In WCB, a British resonant + stop always becomes resonant + fricative as part of a systematic sound-change (cf. Br. *marcos 'horse' > W. march, C. margh, B. marc'h)*. It has been suggested that Cumbric diverged from this pattern and that the cluster *rc /rk/ remained intact. The evidence largely comes from examples of Br *landercā 'clearing' (W. llannerch, C. lannergh 'glade'):
Also possibly Lanrekaythin, a lost Cumbria place name, which Jackson describes as 'uncertain'. These all seem to suggest Br. *rc > Cu. *rc.
In opposition to this evidence may be cited Lanerch 'Lanark' (15th century) and Lanrechathin 'Lanrekaythin'. There are several place names containing the equivalent of the personal name W. Meirchion < Br. Marcjānos: Maughanby (Merghanby, 13th century), Merchiston (Merchinstoun, 13th century) and Powmaughan (Polmergham, 15th century). There can be little doubt that these originally had /rx/ since the first is now pronounced 'maffenby' (/f/ being a regular English reflex of OE /x/, cf. laugh < hlæhhan), whilst the second retains /rx/ to this day. To this we might add mercheta, from Leges inter Brettos et Scottos, if it is related to W. merch 'daughter' (which is not certain) and Rederech (W. Rhydderch) from Jocelin's Life of St Kentigern.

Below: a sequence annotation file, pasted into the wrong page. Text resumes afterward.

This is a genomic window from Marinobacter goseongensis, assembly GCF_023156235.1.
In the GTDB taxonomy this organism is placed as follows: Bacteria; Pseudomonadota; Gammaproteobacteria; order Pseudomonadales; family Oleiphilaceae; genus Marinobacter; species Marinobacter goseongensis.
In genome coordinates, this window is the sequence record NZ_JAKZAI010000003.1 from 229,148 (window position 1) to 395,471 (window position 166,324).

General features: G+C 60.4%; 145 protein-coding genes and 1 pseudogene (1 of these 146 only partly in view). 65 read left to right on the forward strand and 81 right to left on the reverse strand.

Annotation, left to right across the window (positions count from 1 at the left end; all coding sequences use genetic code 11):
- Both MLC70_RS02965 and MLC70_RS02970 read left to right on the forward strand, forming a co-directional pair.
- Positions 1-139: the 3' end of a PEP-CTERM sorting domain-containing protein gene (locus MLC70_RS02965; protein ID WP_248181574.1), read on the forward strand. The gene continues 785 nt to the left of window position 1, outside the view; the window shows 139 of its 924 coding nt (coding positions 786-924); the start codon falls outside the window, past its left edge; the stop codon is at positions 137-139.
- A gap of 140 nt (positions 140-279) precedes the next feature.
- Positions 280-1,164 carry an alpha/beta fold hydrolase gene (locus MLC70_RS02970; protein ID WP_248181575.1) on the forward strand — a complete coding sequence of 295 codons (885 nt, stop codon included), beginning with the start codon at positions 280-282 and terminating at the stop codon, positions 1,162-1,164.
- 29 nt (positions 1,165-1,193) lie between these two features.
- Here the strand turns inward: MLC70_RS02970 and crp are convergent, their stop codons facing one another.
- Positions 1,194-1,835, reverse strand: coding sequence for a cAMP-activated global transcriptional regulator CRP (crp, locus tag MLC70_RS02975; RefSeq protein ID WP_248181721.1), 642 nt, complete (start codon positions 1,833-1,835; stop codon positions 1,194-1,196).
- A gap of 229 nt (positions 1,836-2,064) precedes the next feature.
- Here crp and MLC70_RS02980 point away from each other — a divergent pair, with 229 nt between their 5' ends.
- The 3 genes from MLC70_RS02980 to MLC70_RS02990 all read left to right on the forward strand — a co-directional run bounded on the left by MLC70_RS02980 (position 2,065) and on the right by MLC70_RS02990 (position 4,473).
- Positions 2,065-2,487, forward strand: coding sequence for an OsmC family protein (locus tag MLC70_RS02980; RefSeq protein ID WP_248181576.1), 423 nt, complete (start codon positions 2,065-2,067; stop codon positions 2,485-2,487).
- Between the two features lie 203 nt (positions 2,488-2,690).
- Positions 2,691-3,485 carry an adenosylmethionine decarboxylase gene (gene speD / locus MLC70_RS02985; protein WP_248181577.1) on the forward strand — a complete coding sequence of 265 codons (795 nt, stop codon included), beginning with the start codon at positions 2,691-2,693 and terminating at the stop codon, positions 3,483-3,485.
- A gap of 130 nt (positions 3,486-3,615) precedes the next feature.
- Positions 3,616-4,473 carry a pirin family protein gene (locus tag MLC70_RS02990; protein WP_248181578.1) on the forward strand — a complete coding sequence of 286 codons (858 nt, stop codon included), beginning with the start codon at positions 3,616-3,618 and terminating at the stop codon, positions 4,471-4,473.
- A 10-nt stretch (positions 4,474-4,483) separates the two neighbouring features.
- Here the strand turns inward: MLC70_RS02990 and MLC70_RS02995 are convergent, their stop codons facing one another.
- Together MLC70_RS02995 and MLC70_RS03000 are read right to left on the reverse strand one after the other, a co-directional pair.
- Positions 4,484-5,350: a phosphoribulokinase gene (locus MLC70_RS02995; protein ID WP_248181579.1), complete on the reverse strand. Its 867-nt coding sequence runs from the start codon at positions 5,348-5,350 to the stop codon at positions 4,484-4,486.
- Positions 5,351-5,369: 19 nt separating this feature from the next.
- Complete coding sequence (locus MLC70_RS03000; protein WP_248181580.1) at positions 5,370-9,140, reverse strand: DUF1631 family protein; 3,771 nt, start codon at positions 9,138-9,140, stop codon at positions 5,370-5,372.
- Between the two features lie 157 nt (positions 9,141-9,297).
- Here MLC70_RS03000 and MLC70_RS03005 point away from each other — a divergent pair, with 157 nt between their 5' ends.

From this evidence, the safest conclusion seems to be that Cumbric regularly had *rch from Br. *rc: all the evidence for Cu. **rc is from a single word and some of the examples are late. Jackson (1953) suggests that "the development [of Br. *rc > rch] may have been somewhat later in Cumbric" than elsewhere, where he says it occurred in the mid- to late-6th century. It is noteable that Maughanby and Merchiston both contain later, non-Cumbric elements and have /rx/, whilst the potentially early loans (especially Lanercost) have /rk/ - but to pin a date on any of these names would be hopelessly ad hoc.
* except for -lt- which is treated differently in each language, never becoming *lth in any case.
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